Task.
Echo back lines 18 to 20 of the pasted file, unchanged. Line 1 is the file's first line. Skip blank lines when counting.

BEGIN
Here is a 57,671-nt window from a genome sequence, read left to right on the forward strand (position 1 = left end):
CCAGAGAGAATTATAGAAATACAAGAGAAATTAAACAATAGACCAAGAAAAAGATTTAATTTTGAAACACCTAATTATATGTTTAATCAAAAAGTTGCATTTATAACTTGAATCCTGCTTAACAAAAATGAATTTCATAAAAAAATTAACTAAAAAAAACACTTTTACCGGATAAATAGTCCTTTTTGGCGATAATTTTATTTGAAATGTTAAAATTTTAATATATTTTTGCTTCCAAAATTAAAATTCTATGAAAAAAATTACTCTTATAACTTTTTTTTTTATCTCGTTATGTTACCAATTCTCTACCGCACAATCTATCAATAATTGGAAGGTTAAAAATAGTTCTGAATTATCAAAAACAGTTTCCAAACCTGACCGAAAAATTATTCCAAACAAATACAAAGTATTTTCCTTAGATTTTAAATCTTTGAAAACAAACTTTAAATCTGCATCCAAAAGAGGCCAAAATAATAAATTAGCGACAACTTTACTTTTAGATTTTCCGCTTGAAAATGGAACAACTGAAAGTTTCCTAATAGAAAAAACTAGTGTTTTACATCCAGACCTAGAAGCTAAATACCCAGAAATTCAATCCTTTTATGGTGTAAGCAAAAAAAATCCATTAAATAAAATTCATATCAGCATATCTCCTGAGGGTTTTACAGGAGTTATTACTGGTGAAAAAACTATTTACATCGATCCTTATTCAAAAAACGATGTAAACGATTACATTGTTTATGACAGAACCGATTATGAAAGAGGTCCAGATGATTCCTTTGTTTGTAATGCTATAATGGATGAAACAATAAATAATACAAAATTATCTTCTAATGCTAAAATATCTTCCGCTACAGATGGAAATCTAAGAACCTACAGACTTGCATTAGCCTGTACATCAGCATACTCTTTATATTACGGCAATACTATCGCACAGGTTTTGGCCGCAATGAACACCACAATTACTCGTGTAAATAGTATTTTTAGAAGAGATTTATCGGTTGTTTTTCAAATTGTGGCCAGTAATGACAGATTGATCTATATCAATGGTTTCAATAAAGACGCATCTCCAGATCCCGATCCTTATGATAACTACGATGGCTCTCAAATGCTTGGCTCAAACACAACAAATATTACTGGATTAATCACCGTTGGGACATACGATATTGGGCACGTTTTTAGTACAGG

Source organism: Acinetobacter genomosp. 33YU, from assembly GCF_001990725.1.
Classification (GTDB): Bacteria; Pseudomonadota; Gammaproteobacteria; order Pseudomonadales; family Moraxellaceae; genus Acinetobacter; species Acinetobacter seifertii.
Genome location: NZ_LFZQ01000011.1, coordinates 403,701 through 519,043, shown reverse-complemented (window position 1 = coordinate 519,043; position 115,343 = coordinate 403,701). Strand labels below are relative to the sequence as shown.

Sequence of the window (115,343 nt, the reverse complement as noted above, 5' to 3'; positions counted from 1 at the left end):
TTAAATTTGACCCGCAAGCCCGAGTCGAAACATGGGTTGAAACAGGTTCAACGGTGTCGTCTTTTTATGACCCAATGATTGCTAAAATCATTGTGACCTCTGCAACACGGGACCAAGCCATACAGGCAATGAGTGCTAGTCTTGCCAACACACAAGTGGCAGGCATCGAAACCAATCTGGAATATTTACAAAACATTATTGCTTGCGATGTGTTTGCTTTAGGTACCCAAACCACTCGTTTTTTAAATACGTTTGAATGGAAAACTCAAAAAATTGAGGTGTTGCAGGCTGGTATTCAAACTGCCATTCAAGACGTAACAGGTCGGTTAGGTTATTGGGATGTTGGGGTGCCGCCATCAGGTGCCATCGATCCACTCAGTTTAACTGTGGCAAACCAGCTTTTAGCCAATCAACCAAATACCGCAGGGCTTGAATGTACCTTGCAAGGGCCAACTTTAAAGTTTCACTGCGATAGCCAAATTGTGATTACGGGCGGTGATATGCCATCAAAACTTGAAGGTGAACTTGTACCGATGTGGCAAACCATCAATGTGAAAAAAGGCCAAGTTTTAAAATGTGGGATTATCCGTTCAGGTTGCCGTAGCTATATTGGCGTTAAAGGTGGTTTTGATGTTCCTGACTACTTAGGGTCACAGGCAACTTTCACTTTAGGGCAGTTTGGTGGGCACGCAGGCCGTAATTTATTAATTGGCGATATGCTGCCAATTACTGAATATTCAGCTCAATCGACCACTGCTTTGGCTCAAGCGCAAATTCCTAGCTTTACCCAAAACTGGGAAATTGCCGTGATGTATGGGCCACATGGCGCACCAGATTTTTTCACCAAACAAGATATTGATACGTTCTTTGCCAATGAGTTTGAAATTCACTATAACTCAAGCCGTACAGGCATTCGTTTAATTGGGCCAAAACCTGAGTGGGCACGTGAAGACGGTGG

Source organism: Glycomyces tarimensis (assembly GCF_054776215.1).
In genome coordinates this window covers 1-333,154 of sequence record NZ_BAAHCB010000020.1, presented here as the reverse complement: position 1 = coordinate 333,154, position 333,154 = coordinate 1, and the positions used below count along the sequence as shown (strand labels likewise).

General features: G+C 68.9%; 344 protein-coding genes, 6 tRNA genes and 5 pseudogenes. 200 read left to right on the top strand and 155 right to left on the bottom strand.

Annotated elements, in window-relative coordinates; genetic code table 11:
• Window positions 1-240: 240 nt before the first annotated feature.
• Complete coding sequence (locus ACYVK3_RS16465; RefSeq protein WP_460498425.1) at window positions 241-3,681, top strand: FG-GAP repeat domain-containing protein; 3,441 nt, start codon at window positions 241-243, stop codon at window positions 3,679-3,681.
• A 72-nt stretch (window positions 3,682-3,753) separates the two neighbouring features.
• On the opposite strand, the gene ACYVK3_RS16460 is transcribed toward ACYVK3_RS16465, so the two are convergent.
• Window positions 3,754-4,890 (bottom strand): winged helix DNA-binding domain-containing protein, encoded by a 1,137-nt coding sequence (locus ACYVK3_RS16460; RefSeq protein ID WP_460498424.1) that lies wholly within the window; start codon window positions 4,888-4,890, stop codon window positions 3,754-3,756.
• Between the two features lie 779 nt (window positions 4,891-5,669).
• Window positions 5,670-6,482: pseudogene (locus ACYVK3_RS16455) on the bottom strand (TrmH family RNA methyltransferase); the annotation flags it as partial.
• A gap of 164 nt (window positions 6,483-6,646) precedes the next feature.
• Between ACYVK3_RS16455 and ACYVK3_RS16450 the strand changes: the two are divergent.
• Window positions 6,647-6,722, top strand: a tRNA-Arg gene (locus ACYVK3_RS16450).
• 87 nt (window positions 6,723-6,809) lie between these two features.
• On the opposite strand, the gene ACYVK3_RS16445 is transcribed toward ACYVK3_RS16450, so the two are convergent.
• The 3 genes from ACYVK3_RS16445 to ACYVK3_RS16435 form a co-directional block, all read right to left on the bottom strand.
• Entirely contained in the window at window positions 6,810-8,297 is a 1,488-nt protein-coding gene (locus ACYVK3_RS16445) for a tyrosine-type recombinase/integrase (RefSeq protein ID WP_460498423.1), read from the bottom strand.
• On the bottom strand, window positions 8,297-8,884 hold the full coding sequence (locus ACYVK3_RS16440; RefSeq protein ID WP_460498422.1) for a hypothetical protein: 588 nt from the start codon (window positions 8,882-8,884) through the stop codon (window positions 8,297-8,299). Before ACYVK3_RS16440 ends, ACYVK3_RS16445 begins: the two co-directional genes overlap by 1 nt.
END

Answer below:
• Window positions 5,670-6,482: pseudogene (locus ACYVK3_RS16455) on the bottom strand (TrmH family RNA methyltransferase); the annotation flags it as partial.
• A gap of 164 nt (window positions 6,483-6,646) precedes the next feature.
• Between ACYVK3_RS16455 and ACYVK3_RS16450 the strand changes: the two are divergent.